"Other instruments used were the triangle, a jawbone, and early ancestors to the banjo. Many types of dances were performed in Congo Square, including the “Flat-Footed-Shuffle” and the”Bamboula.”"
I'm interested in what is really African about minstrel-era tunes, and what is faux-African--or can we even tell? Has this been discussed here? Sorry, I'm a newbie :)
thanks Dan'l... I will troll the forums and try to catch up. So often, the 800-lb gorilla in the room seems to be the bitter legacy of degrading humor at the expense the black man. This fact makes it problematic for a white man to talk about minstrelsy and its roots, whereas black folk such as the Chocolate Drops can release an album called Genuine Negro Jig and win a Grammy. This is how it should be. But regarding the music--David Holt has published this essay on how minstrelsy represents the first example of how African and European influences combined to spawn uniquely American music (without venturing an option on how much of it came from the African side).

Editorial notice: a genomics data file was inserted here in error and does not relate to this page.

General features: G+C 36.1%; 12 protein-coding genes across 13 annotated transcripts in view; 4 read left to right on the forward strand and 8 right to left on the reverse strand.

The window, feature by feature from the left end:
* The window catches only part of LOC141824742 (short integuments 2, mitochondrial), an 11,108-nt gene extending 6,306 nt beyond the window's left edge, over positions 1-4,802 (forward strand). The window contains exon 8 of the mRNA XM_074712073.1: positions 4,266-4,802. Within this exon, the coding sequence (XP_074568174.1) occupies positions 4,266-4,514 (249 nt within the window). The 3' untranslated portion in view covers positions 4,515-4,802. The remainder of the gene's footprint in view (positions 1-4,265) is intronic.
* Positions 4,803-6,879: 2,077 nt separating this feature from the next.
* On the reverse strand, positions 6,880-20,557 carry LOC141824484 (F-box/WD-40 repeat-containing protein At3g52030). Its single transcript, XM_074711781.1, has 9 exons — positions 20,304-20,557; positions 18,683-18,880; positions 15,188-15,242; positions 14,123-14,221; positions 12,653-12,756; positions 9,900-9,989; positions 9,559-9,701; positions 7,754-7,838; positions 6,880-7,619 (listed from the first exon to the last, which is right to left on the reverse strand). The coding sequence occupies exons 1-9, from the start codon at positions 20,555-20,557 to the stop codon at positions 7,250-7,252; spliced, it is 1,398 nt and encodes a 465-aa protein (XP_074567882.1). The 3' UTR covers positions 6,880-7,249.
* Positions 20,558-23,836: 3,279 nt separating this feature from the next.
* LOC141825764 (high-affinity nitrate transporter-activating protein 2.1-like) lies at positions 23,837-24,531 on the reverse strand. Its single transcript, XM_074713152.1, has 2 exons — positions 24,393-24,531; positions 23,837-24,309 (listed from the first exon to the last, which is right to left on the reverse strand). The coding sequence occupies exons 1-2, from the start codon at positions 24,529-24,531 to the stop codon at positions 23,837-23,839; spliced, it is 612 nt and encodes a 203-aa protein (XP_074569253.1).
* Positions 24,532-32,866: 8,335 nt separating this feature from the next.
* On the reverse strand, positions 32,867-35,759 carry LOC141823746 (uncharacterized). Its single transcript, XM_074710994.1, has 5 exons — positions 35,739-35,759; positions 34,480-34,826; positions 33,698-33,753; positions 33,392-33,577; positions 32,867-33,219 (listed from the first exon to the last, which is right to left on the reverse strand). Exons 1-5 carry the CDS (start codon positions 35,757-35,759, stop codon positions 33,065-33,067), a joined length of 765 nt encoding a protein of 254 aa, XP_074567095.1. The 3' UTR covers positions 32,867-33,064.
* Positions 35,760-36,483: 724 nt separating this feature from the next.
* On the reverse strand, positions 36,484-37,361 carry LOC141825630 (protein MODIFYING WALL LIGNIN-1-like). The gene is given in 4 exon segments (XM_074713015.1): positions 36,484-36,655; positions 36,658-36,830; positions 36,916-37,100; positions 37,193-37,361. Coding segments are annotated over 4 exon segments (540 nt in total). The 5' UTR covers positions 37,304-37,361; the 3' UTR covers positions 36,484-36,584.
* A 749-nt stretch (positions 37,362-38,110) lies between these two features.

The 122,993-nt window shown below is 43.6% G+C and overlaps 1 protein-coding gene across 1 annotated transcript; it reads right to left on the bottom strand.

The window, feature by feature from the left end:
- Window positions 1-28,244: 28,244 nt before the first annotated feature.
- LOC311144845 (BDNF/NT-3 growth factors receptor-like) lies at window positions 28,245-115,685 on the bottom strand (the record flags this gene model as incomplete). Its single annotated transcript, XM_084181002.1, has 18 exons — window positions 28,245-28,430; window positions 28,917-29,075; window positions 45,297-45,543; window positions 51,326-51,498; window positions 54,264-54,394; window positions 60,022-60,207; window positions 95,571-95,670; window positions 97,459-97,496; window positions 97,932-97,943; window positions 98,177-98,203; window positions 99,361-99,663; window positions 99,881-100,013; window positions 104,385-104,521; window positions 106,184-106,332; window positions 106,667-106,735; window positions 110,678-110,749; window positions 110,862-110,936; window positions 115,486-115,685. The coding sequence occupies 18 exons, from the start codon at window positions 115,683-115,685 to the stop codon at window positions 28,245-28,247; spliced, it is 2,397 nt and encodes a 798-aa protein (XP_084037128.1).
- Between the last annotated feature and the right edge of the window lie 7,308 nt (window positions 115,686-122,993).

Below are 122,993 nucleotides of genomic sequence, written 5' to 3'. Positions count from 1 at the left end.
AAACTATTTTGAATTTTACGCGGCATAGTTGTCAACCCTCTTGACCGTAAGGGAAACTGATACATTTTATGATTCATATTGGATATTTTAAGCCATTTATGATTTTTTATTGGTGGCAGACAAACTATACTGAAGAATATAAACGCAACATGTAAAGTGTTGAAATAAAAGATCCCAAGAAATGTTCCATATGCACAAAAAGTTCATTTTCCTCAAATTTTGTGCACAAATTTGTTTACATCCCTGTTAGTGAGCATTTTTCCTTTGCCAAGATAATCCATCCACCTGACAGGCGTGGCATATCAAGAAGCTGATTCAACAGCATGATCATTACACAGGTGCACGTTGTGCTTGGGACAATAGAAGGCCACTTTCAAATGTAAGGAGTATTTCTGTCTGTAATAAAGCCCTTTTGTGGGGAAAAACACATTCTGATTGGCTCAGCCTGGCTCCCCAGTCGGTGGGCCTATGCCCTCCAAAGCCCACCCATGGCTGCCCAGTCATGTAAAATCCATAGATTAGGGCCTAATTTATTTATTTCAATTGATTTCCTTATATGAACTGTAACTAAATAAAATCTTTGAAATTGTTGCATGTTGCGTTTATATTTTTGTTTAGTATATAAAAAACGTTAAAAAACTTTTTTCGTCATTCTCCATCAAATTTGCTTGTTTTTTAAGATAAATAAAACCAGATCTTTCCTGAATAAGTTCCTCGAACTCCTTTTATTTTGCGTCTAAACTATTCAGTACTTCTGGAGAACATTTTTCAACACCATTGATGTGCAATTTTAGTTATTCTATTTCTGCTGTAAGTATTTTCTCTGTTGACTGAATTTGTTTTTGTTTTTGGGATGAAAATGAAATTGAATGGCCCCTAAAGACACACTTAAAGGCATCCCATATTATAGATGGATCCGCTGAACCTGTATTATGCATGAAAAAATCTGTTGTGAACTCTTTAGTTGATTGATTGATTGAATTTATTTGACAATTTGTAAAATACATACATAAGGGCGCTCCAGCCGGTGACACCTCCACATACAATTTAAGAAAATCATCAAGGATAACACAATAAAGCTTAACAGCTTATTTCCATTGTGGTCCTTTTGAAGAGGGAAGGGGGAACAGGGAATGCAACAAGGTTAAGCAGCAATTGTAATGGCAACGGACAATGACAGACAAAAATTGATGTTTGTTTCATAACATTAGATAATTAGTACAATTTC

"One of the first and most important outside influences in mountain music was the minstrel shows. This influential musical phenomenon has largely been ignored because of its racial themes but the minstrel shows helped create American popular music. The minstrel songs were the first real blend of black and white musical ideas. It is this blending of Afro and Anglo-American music which has been the dominant factor in popular music ever since that time. Blues, Jazz, Rock and Roll have all grown out of this unique combination."
And of course, bluegrass :)